The US Coast Guard barque Eagle and its 295 feet of grandeur was dubbed the "Flagship of OpSail 2000" by organizers. This barque, or three-masted ship, flies square sails on the two forward masts, and can carry up to 28 sails totaling more than 20,000 square feet, all managed by 12 officers, 38 crew, and 150 cadets. Sailing on Eagle, cadets handle five miles of rigging, and over 200 lines must be coordinated during a major ship maneuver, so cadets must learn the name and function of what appears to be a spider web when looking aloft.
The Dewarcuci, hailing from Jakarta, Indonesia, was another ship on hand to grace this coastal city. Her homeport half a world away makes its journey the longest of any Tall Ship participating in the OpSail event. The ship is a 191-foot barquentinesimilar to a barque in that it has fore-and-aft sails on all but the front mast (foremast) which is square-rigged. The square sails are raised and lowered by crew in the spars up and down the mast. On deck, crew members control the aft sails, which have the appearance of the triangular sails of modern vessels. This ship featured Indonesian dancers who recreated some of their nation's maritime dance celebration. Its faraway culture was further evident in the ornately carved wood decorating the outside of the pilot house. The name Dewarcuci is derived from the name of a sea god in Indonesian folklore symbolizing honesty and bravery, represented in the ship's intricately carved figurehead.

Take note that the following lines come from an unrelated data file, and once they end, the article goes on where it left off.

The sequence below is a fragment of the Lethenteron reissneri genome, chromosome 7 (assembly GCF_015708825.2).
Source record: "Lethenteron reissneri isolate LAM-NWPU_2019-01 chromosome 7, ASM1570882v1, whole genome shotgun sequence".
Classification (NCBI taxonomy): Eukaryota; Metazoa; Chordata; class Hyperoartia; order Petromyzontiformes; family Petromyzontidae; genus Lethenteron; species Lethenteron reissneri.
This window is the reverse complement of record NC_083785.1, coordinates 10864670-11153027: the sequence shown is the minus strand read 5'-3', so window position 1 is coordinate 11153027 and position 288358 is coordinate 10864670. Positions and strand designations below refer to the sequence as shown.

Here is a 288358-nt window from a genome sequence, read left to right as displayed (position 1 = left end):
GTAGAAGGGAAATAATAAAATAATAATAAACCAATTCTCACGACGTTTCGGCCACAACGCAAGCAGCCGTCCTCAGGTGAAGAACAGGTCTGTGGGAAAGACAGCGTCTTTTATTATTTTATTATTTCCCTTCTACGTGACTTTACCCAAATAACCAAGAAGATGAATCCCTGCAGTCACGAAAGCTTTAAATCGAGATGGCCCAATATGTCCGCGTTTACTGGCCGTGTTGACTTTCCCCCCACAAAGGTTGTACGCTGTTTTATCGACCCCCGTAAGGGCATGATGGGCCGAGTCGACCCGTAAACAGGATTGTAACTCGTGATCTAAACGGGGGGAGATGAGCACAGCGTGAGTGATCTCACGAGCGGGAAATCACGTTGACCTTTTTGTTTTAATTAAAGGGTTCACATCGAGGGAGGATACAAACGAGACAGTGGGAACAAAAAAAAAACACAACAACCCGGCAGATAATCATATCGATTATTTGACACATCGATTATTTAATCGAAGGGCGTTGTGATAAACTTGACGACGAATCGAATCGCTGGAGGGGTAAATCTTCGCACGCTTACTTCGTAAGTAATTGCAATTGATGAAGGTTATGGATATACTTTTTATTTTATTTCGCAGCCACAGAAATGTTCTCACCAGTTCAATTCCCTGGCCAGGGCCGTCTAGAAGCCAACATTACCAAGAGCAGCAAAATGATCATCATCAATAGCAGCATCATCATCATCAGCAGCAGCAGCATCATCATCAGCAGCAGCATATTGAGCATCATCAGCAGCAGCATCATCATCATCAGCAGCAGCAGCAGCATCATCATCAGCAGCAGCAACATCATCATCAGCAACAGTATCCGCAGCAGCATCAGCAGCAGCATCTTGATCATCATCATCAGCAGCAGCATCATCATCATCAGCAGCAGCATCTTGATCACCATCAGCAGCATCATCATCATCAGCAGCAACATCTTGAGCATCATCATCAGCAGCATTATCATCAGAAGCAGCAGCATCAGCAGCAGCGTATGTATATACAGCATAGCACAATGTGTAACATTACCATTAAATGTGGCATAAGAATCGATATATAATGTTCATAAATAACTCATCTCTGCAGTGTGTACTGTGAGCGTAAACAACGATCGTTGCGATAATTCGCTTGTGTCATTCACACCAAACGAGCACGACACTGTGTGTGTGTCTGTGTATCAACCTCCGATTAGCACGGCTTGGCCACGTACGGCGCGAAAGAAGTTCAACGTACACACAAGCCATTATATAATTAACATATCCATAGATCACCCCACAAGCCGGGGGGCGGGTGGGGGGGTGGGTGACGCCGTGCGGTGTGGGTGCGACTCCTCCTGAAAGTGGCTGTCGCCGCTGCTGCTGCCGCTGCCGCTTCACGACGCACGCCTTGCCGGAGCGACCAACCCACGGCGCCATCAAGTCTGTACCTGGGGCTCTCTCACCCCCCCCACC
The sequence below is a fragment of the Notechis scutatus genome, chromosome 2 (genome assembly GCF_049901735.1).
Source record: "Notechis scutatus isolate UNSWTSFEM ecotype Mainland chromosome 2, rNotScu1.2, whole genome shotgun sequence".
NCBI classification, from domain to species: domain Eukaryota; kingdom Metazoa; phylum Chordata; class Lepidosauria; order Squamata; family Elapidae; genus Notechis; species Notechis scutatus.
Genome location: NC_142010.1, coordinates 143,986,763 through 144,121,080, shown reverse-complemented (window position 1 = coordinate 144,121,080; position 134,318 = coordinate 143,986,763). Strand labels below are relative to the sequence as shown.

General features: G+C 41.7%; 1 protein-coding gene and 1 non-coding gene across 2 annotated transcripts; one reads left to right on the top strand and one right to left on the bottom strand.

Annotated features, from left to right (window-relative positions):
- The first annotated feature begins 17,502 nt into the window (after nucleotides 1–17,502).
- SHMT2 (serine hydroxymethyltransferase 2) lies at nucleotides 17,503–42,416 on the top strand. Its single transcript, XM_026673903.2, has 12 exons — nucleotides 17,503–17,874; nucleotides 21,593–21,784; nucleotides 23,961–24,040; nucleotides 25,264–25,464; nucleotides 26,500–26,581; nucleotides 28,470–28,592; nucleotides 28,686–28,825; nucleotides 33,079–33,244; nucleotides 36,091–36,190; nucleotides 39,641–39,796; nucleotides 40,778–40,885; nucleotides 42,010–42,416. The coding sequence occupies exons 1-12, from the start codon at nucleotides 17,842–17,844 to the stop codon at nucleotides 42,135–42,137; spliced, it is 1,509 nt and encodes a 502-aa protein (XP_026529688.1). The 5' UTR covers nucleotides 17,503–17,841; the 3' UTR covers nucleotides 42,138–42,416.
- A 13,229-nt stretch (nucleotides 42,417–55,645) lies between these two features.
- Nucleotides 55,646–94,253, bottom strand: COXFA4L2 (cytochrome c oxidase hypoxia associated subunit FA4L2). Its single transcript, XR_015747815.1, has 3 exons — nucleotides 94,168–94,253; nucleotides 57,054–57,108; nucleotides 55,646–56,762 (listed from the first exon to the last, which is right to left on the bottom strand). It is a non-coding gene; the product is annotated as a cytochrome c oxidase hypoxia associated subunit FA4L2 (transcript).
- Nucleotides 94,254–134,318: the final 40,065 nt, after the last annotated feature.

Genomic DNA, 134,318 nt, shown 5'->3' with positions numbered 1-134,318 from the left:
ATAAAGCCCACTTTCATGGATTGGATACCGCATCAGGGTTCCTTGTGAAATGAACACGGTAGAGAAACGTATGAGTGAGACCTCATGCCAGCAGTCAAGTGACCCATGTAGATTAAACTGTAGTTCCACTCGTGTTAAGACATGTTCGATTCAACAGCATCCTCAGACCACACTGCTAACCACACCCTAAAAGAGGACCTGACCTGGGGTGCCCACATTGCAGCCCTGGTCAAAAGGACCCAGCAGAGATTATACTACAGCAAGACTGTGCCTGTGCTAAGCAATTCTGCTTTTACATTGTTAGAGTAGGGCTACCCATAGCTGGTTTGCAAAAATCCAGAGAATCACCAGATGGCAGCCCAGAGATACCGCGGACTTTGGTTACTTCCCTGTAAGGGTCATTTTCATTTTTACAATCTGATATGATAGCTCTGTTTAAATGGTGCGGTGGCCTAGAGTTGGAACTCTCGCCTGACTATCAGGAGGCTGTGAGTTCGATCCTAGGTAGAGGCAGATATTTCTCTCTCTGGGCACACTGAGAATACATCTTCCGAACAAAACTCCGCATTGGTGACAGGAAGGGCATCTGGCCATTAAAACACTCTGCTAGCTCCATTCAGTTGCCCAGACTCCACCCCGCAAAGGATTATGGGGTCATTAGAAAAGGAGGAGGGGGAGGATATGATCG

There were not as many boats as there were in San Juan, making the lines in Miami refreshingly shorter50 to 75 people comprised a typical line to get aboard as compared to the 300 and more in San Juan. The feeling in Miami was no less exciting for the visitors touring these sailing giants, and the larger dockside space made for a less-hectic venue than in San Juan. As impressive as the ships are, it is the people, the onlookers, crews, and officers, who made the Miami event special.
Each sailor seemed to have the same experience of being part of a larger project or team. Seeing the crews stationed high above the decks, standing on the spars, I could see the pride in each sailor's taut stance and the gift of personal growth and achievement that only sailing and the sea can impart.
"We have made sail in all conditions, to places around the world, and each leg of our journey is a learning experience," said one ensign from the US Coast Guard vessel Eagle as it rested surrounded by huge private power yachts on all sides. "Working together is the only way we have been able to make these successful trips...which I don't think any of these guys get to really experience," he said, waving at the expanse of power vessels docked around the ship.
The more I talked to these sailors from other countries, the more I was greeted by people eager to share their experiences at sea. Whether in halting English or in an excited flourish of Spanish or other language, the sailors tell of earning their positions and of their voyages with pride. "My first day of rough seas in a huge gale was the first time I realized what it was going to be like on board a sailboat," said one Dutch sailor of his experience on board the vessel Oostersheilde, a Class A vessel of over 200 feet.
Miami was an excellent port to see the tall ships depart in the parade of sail. To leave the port, the ships motor, or are towed by tugs out to sea. A front moved through the South Beach area, the breeze quickened, and the ships said good-bye to a city that not only hosts one of America's busiest harbors today, but was a founding port in our country's shipping trade.
The graceful lines of the hulls and the full sails are testament to the majesty of these classic vessels as they move on to their next port up the East Coasta port with roots in some of America's most significant naval history, Charleston, SC.
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